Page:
It is crucial that workers and youth are aware of the real content of the aims of the ruling class internationally. The mass media has tried and will keep trying to confuse the real issues and spread the idea that these summits are in the interests of all European citizens. Marxists are fighting against these lies. We must also oppose the reformist ideas of those who want to democratise the international institutions of Capital, be they the IMF, the World Bank or the European Council. We must fight against these institutions in the same way that we are fighting against our own national governments. Revolutionary activists must fight against any confidence in the capitalist system amongst the widest masses of the working class.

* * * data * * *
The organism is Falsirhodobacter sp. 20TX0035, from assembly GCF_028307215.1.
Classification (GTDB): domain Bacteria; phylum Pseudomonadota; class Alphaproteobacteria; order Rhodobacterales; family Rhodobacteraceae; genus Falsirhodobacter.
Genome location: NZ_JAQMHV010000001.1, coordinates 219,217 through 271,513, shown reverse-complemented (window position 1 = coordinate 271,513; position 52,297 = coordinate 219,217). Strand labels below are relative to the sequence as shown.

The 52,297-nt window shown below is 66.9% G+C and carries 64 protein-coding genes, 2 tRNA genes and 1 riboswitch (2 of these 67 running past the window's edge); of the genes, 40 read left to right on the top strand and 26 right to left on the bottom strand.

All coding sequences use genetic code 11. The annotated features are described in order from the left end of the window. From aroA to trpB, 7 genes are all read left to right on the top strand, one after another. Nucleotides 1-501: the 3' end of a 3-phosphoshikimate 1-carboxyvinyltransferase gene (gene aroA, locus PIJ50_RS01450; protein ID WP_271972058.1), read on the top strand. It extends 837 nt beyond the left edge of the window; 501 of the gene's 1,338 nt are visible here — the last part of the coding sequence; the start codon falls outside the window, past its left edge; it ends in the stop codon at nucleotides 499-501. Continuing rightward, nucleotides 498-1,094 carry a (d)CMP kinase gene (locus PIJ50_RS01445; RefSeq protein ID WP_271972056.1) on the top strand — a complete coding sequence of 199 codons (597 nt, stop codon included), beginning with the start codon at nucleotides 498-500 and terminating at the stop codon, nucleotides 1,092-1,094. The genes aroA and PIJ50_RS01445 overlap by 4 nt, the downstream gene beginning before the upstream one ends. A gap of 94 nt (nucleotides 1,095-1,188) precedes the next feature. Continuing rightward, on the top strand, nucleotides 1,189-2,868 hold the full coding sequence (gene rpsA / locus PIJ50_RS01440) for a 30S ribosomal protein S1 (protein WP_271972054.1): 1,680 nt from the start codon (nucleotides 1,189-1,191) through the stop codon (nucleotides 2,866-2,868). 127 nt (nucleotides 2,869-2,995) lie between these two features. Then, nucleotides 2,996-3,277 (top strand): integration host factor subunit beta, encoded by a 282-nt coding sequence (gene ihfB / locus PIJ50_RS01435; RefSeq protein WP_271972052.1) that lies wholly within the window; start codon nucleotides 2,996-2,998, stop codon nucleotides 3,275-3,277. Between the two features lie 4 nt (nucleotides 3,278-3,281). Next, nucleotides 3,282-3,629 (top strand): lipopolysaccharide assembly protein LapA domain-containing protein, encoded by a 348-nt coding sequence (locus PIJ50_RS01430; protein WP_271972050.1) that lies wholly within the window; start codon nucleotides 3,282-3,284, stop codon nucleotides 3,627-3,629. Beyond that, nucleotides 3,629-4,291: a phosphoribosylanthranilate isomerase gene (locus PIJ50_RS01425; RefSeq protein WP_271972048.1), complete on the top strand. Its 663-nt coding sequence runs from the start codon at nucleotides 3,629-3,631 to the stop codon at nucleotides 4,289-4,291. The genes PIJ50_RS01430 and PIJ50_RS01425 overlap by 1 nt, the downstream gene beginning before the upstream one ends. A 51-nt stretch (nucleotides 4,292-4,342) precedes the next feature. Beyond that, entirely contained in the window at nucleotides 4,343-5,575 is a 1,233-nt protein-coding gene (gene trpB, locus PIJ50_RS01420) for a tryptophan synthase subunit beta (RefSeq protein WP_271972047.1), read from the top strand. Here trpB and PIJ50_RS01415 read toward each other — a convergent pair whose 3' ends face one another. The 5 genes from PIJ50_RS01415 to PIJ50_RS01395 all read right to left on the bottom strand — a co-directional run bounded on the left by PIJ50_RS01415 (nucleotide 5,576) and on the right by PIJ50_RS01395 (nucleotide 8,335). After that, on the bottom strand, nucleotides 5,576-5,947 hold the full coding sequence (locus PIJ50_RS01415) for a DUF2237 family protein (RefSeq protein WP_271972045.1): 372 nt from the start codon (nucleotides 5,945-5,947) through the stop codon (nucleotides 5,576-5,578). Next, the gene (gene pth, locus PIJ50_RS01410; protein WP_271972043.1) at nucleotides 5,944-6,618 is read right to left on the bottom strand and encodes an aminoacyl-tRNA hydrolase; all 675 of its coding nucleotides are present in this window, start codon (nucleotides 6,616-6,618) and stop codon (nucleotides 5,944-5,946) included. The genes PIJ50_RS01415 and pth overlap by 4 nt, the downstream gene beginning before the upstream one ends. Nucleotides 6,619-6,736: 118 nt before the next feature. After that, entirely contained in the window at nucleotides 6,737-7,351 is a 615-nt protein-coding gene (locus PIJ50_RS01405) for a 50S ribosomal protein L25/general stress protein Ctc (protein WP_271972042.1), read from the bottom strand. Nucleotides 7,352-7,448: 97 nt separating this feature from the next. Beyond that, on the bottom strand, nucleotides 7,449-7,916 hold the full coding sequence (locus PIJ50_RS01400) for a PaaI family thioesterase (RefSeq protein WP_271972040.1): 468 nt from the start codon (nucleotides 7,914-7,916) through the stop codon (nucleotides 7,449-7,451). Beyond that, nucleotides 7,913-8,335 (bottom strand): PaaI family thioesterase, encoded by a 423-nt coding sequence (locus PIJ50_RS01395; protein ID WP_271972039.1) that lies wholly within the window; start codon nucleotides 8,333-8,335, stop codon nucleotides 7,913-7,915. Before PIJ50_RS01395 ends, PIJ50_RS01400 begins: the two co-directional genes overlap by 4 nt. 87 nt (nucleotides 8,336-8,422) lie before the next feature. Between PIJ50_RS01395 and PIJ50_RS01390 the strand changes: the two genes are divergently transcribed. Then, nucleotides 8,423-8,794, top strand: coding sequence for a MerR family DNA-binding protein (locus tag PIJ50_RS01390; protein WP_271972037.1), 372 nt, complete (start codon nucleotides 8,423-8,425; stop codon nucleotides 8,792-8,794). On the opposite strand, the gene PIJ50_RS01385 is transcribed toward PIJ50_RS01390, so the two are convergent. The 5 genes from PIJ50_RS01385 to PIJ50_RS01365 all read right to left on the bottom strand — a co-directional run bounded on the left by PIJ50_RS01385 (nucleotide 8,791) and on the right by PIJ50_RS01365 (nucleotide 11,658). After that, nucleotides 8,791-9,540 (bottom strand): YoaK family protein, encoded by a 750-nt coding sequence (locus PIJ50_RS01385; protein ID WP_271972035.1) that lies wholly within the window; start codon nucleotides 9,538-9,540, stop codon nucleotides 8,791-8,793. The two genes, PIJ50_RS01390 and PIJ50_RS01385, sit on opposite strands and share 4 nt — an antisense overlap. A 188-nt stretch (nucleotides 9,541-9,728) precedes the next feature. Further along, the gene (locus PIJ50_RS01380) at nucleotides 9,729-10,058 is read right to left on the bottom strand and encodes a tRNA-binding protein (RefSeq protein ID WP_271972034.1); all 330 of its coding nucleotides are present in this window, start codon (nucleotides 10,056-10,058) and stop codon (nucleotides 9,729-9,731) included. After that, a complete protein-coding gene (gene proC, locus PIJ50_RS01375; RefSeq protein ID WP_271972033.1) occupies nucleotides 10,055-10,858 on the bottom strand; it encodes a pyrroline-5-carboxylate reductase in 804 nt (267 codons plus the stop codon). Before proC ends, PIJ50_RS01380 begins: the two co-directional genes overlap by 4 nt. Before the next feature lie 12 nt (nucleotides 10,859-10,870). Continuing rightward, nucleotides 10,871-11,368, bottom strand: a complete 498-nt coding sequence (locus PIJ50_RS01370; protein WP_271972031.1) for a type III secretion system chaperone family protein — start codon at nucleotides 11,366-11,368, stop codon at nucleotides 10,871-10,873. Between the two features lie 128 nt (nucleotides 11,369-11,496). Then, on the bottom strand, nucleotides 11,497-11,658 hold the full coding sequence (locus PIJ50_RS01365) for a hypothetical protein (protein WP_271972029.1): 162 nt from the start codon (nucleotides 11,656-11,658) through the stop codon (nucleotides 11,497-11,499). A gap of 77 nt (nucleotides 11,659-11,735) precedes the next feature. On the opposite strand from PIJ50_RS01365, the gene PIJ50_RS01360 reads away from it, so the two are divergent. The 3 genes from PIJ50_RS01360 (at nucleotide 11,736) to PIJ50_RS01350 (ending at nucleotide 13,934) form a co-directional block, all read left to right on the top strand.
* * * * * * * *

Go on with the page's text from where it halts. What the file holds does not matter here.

Our slogans therefore must be: Down with Capitalism! For a European Socialist Federation! Today there are millions of people opposed to this system and this is scaring the ruling class all over the world. This system is like a zombie that maintains itself by sucking the blood of working people and destroying the environment of the planet. In three days of mobilisations in Seville, the comrades of El Militante and the Sindicato de Estudiantes (Students' Union) have distributed tens of thousands of leaflets, papers and posters explaining these ideas and with these slogans. It would not be an exaggeration to say that this has been the most widely-read material. And we will reap the fruits.